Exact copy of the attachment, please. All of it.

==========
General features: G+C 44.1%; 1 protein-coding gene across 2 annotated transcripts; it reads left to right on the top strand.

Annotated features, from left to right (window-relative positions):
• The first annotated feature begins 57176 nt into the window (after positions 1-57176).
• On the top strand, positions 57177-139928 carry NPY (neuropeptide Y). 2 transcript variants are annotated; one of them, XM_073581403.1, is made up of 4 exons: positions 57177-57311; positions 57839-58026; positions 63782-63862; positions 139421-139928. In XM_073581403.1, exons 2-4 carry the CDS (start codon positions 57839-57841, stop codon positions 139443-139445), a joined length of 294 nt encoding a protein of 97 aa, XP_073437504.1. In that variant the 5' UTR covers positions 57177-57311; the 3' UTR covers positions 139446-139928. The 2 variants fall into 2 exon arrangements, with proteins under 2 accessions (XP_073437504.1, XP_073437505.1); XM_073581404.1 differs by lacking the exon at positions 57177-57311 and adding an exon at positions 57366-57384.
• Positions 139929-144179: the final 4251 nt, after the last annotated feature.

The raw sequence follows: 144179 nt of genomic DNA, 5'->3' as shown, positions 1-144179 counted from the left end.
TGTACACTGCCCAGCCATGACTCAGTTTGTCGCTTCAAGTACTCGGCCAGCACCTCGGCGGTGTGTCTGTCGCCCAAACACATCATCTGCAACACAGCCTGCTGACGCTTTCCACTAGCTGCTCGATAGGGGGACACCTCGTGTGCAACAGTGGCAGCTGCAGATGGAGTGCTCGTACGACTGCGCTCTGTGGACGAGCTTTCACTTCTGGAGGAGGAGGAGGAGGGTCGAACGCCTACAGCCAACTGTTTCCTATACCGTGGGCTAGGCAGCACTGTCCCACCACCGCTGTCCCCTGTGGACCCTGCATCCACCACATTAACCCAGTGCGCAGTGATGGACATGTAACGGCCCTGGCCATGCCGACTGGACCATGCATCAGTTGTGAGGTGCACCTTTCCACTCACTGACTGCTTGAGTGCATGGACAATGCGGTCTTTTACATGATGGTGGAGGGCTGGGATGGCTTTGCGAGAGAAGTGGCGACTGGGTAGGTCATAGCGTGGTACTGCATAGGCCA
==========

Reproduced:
General features: G+C 44.1%; 1 protein-coding gene across 2 annotated transcripts; it reads left to right on the top strand.

Annotated features, from left to right (window-relative positions):
• The first annotated feature begins 57176 nt into the window (after positions 1-57176).
• On the top strand, positions 57177-139928 carry NPY (neuropeptide Y). 2 transcript variants are annotated; one of them, XM_073581403.1, is made up of 4 exons: positions 57177-57311; positions 57839-58026; positions 63782-63862; positions 139421-139928. In XM_073581403.1, exons 2-4 carry the CDS (start codon positions 57839-57841, stop codon positions 139443-139445), a joined length of 294 nt encoding a protein of 97 aa, XP_073437504.1. In that variant the 5' UTR covers positions 57177-57311; the 3' UTR covers positions 139446-139928. The 2 variants fall into 2 exon arrangements, with proteins under 2 accessions (XP_073437504.1, XP_073437505.1); XM_073581404.1 differs by lacking the exon at positions 57177-57311 and adding an exon at positions 57366-57384.
• Positions 139929-144179: the final 4251 nt, after the last annotated feature.

The raw sequence follows: 144179 nt of genomic DNA, 5'->3' as shown, positions 1-144179 counted from the left end.
TGTACACTGCCCAGCCATGACTCAGTTTGTCGCTTCAAGTACTCGGCCAGCACCTCGGCGGTGTGTCTGTCGCCCAAACACATCATCTGCAACACAGCCTGCTGACGCTTTCCACTAGCTGCTCGATAGGGGGACACCTCGTGTGCAACAGTGGCAGCTGCAGATGGAGTGCTCGTACGACTGCGCTCTGTGGACGAGCTTTCACTTCTGGAGGAGGAGGAGGAGGGTCGAACGCCTACAGCCAACTGTTTCCTATACCGTGGGCTAGGCAGCACTGTCCCACCACCGCTGTCCCCTGTGGACCCTGCATCCACCACATTAACCCAGTGCGCAGTGATGGACATGTAACGGCCCTGGCCATGCCGACTGGACCATGCATCAGTTGTGAGGTGCACCTTTCCACTCACTGACTGCTTGAGTGCATGGACAATGCGGTCTTTTACATGATGGTGGAGGGCTGGGATGGCTTTGCGAGAGAAGTGGCGACTGGGTAGGTCATAGCGTGGTACTGCATAGGCCA